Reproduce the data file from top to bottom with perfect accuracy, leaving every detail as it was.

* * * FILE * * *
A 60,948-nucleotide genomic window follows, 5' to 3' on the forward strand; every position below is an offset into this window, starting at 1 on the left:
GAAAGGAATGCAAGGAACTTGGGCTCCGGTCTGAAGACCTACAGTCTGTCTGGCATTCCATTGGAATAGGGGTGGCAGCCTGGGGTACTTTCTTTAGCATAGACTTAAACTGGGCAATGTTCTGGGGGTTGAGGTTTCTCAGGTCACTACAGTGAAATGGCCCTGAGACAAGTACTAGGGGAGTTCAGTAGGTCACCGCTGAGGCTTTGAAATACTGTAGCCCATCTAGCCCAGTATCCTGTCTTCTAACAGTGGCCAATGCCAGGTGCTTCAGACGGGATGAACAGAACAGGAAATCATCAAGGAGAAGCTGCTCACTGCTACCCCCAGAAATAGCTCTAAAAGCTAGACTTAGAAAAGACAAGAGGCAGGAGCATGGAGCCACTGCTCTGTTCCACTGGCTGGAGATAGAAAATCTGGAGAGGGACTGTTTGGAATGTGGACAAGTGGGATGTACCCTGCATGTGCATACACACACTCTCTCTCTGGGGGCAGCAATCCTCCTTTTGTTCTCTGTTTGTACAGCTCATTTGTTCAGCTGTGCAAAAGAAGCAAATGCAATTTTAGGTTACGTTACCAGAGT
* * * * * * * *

A 60,948-nucleotide genomic window follows, 5' to 3' on the forward strand; every position below is an offset into this window, starting at 1 on the left:
GAAAGGAATGCAAGGAACTTGGGCTCCGGTCTGAAGACCTACAGTCTGTCTGGCATTCCATTGGAATAGGGGTGGCAGCCTGGGGTACTTTCTTTAGCATAGACTTAAACTGGGCAATGTTCTGGGGGTTGAGGTTTCTCAGGTCACTACAGTGAAATGGCCCTGAGACAAGTACTAGGGGAGTTCAGTAGGTCACCGCTGAGGCTTTGAAATACTGTAGCCCATCTAGCCCAGTATCCTGTCTTCTAACAGTGGCCAATGCCAGGTGCTTCAGACGGGATGAACAGAACAGGAAATCATCAAGGAGAAGCTGCTCACTGCTACCCCCAGAAATAGCTCTAAAAGCTAGACTTAGAAAAGACAAGAGGCAGGAGCATGGAGCCACTGCTCTGTTCCACTGGCTGGAGATAGAAAATCTGGAGAGGGACTGTTTGGAATGTGGACAAGTGGGATGTACCCTGCATGTGCATACACACACTCTCTCTCTGGGGGCAGCAATCCTCCTTTTGTTCTCTGTTTGTACAGCTCATTTGTTCAGCTGTGCAAAAGAAGCAAATGCAATTTTAGGTTACGTTACCAGAGT